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Delmira Agustini

DelmiraAgustini

Image: Wikimedia/PublicDomain

Uruguayan poet Delmira Agustini is famous for being among first Latin American women in literature to write about female sexuality and passion.  Published in 1910 her debut, El Libro Blanco, is one of her most talked-about poetry collections featuring poems “Noche de Reyes” and “La Estatua.”  Her third and final collection, Los Cálices Vacíos, was dedicated to Eros, the god of love, for his inspiration as a symbol of eroticism in her work. She died at the age of 27 after her ex-husband shot her and then killed himself. The Selected Poetry of Delmira Agustini: Poetics of Eros (2003), translated by Alejandro Cáceres, is the most comprehensive collection of her work published in English.

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Gertrudis Gómez de Avellaneda

Gertrudis Gómez de Avellaneda

Image: Wikimedia/Federico de Madrazo y Kuntz

Poet and playwright Gertrudis Gómez de Avellaneda  was born in Camagüey, Cuba to Spanish parents and began writing a the age of 12. She’s considered one of the most prolific 19th century writers known for her romantic works having written about 20 plays and numerous poems throughout her career. Her best known work is Sab (1841), an anti-slavery novel revolving around a doomed love story between a slave and his master’s daughter. It was so controversial that it was not published in Cuba until 1914.

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Nydia Lamarque

NydiaLamarque

Image: Wikimedia/Unknown author

Argentine poet  Nydia Lamarque wrote expressively about feminism and socialism. She released her first collection, Telarañas, in 1925 and continued to write social and political criticisms until her final book, Echeverría el Poeta, in 1951.

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Rafaela Chacón Nardi

Rafaela Chacón Nardi

Photo: Biblioteca Nacional José Martí

Born in Havana, Cuba, Rafaela Chacón Nardi was not only a gifted poet but also a respected educator. She taught at prestigious institutions such as Escuela Normal para Maestros, Universidad de La Habana, and Universidad Las Villas. In 1948, she published her first volume of poetry titled Journey to the Dream, which was reprinted in 1957, featuring a letter from the Chilean poet and Nobel Laureate Gabriela Mistral praising her work. Nardi went on to publish over 30 books and died in Cuba in 2001.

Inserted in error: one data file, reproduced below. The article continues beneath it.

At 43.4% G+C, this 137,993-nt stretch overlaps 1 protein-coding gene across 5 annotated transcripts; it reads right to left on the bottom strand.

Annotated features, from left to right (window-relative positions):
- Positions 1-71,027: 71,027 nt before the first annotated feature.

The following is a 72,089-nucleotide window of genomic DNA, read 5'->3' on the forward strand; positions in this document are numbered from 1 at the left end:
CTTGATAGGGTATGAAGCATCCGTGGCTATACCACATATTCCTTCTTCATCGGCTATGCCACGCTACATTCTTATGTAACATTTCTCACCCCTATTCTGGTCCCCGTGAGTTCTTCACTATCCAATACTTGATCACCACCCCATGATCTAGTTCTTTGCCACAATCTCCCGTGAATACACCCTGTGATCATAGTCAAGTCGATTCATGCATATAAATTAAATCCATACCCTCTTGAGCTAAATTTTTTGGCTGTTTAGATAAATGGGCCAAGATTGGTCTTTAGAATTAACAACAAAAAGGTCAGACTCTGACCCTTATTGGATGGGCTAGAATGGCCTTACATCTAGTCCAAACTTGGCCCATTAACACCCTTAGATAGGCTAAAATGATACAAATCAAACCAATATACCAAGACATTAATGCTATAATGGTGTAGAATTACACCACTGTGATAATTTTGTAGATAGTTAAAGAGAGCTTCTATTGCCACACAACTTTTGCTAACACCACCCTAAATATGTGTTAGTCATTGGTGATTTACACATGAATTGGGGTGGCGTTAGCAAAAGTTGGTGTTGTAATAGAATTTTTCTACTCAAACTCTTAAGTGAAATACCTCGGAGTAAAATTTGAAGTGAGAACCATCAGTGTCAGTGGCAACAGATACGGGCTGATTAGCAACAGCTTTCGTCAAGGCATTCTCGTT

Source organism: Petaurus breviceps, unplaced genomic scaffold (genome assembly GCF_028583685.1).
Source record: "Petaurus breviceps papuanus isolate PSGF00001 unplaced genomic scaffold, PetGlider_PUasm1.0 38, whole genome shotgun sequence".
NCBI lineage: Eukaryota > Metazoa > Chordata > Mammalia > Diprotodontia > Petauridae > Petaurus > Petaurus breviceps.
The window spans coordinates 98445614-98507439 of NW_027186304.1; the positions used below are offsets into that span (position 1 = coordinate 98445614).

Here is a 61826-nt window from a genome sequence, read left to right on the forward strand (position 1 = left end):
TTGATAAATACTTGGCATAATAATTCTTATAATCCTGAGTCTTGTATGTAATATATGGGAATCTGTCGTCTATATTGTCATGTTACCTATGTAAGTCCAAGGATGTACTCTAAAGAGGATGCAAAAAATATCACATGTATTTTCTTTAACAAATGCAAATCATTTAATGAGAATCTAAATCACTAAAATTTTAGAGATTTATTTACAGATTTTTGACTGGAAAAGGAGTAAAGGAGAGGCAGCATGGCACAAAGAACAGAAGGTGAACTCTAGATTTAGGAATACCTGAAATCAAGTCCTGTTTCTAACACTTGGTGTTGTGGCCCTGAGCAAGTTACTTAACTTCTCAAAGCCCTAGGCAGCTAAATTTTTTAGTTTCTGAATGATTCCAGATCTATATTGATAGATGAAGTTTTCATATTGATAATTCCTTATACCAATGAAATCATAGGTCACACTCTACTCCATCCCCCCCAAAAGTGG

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Excilia Saldaña

Excilia Saldaña

Photo: Fair use

Afro-Cuban poet Excilia Saldaña is best known for her exploration of the Afro-Cuban  discussing difficult topics such as abandonment, incest, and sexual violence, as well as support and reclamation from other women. In 1979, she received the National Ismaelillo Prize from the National Union of Writers and Artists of Cuba as well as the Rosa Blanca Prize in 1984. In the Vortex of the Cyclone: Selected Poems by Excilia Saldaña was the the first-ever bilingual anthology of her work publishing in 2019. She died in Cuba in 1999 at the age of 52.

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Norah Lange

NorahLange

Image: Wikimedia/Unknown author

Norah Lange was an Argentinian poet and prominent figure in the Argentine avant-garde whose work was published in magazines like Prisma, Proa, and Martin Fierro. Her iconic 1950 novel Personas en la sala was translated in English in 2018, a huge moment for Lange decades later. She was awarded Argentina’s highest literary prize, the Gran Premio de Honor of the Argentine Writers’ Association, in 1959. She was born in 1905 to Norwegian parents in Buenos Aires and experienced her first literary success in 1937 with her memoir Notes from Childhood. 

Virginia Isaad contributed to this article

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Alfonsina Storni Featured Gabriela Mistral Julia de Burgos latina literature latina poets poems poetry Sor Juana Inés de la Cruz trending